Marriage may give you a sense of security but divorce gives you a new lease on life.
Staying in a bad marriage can provide security because at least you know how your life will go. But getting a divorce gives you hope ― the hope to be who you want to be, the hope to be happy and the hope to find someone else to love.

Being a single parent is better than modeling an unhealthy relationship.

If you’re a parent with young kids, getting a divorce is better than staying in a bad marriage because these are formative years for them. They will likely seek out and emulate the types of relationships they see modeled. I want my relationships to be happy, healthy and mutually respectful, so that my children never settle for anything else in their own lives.

Divorce clears the way for you to meet the right partner.

Divorce is painful but it’s kind of like pulling off a Band-Aid: The anticipation is horrible but once it’s over, it’s pure relief. Bonus: It allows you the freedom to meet the person you were meant to be with!
You get to focus on you for once.

After divorce, you find yourself again and fall in love with the wonderful attributes that makes you you. As a mother especially, you can parent with just your own mama instincts and all your love and energy can flow into your little one(s). You find genuine peace and happiness and an appreciation for life that may have been sucked out of you during your bad marriage.

Divorce isn’t the worst thing that can happen to your kids. Enduring a hostile home life is.

After my first wife and mother of my five children left us permanently, I felt like going through divorce was the worst thing that could happen to a family. So when my second marriage was falling apart, as my kid’s sole and single parent, I was desperate to protect them from the trauma of another divorce. As a result, I kept the family in a situation that wasn’t good for any of us. The reality is, the worst thing for your children is for them to live in a hostile home and have them see you unhappy. My life and my children’s’ lives have gotten better and happier with each passing day after the divorce.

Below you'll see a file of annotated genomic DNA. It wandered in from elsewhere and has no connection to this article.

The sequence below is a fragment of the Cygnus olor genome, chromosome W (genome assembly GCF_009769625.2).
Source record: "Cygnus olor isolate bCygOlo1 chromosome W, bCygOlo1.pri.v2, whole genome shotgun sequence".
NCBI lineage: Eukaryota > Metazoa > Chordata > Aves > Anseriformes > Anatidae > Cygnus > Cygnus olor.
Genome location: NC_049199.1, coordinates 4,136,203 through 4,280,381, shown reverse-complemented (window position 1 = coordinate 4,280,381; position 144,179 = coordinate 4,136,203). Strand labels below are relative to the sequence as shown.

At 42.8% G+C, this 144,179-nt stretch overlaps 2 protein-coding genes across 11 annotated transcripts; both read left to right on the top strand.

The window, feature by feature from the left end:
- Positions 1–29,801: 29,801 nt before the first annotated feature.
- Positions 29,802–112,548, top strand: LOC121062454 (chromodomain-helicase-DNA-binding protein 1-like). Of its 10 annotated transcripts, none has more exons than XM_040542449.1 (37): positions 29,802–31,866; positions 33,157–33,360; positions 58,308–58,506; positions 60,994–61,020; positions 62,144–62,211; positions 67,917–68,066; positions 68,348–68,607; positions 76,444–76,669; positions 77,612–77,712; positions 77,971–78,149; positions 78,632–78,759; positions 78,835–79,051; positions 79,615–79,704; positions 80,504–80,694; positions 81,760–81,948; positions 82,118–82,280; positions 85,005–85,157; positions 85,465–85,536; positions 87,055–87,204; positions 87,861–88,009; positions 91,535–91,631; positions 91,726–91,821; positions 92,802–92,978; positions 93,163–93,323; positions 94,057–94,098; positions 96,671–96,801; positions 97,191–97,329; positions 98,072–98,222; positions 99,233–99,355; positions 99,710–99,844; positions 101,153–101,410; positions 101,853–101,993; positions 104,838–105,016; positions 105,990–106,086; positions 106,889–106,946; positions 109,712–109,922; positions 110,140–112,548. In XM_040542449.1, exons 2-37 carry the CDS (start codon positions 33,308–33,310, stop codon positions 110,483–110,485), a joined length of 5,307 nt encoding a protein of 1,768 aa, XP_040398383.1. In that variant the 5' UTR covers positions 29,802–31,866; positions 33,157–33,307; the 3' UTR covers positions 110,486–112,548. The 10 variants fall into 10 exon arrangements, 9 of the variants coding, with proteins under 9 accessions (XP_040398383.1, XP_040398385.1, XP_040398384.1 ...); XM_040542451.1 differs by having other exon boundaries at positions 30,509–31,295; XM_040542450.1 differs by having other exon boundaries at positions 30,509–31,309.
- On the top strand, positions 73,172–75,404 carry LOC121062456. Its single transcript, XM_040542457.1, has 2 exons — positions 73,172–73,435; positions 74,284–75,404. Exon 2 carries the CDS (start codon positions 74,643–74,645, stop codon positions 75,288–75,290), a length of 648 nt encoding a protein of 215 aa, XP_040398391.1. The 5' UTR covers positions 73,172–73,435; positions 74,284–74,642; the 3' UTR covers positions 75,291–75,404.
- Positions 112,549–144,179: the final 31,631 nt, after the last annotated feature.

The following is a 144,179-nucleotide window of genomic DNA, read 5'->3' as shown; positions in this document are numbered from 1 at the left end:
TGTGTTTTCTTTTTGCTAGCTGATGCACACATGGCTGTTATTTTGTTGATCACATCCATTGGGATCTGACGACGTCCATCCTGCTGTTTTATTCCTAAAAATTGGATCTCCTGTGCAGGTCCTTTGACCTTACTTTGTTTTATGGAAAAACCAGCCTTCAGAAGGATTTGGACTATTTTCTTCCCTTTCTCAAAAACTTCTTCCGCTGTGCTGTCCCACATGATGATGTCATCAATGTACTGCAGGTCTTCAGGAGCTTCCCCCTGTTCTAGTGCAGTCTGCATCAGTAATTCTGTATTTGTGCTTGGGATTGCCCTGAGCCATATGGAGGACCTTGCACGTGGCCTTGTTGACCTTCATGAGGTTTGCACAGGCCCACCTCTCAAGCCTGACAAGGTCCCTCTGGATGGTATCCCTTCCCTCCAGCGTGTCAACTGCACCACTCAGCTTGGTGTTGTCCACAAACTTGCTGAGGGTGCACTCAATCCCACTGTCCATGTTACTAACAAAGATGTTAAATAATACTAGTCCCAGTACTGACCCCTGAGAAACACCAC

There’s a big difference between loneliness and solitude.

My divorce helped me discover the gift of solitude when I once experienced the pain of loneliness. Now that I’ve learned to enjoy being alone, I’m free from that awful feeling of separation that comes from being with the wrong person.

You and your partner may be stifling each other’s growth.

I feel that divorce should rarely be the first choice because generally the only thing keeping a ‘bad’ marriage from being a ‘good’ marriage is sustained mutual effort. That being said, there are times that divorce is the best choice in order to allow both partners to grow and achieve the life they desire, and in some scenarios, the life they deserve.

A happier parent is a better parent.

Learning to let go and step into the unknown may be the single most important thing you can do for your own sanity and the sanity of those around you. Divorce proves that you have the courage to live a life of happiness. And if you’re happier, you’ll be a far more effective parent.

You can devote your energy to other important areas of your life.

If you have done all the work of trying to make the marriage better and nothing is changing, finding the courage to leave and move forward pays off in the long run. The pay off? You stop putting all your energy into a relationship that no longer works and put more energy into yourself and your kids.

You deserve a partner who’s just as invested in the relationship as you are.

Divorce is preferable to a marriage without love. We all deserve to be loved. I never want to be in a marriage where that partnership isn’t sacred and a priority.

Relationships are complicated, to say the very least, and even the most stable of marriages will go through intense highs and extreme lows. So if you’re asking yourself, Should I get a divorce?” know that you’re not alone — a 2015 poll found that half of all married couples have contemplated divorce. But determining whether or not your marriage should end is an entirely personal decision, and there are a number of factors that will play into you eventually choosing to either work through your relationship issues, or call it quits.

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Michael R. Anderson, JD

Ascent Law LLC
8833 S. Redwood Road, Suite C
West Jordan, Utah
84088 United States

Telephone: (801) 676-5506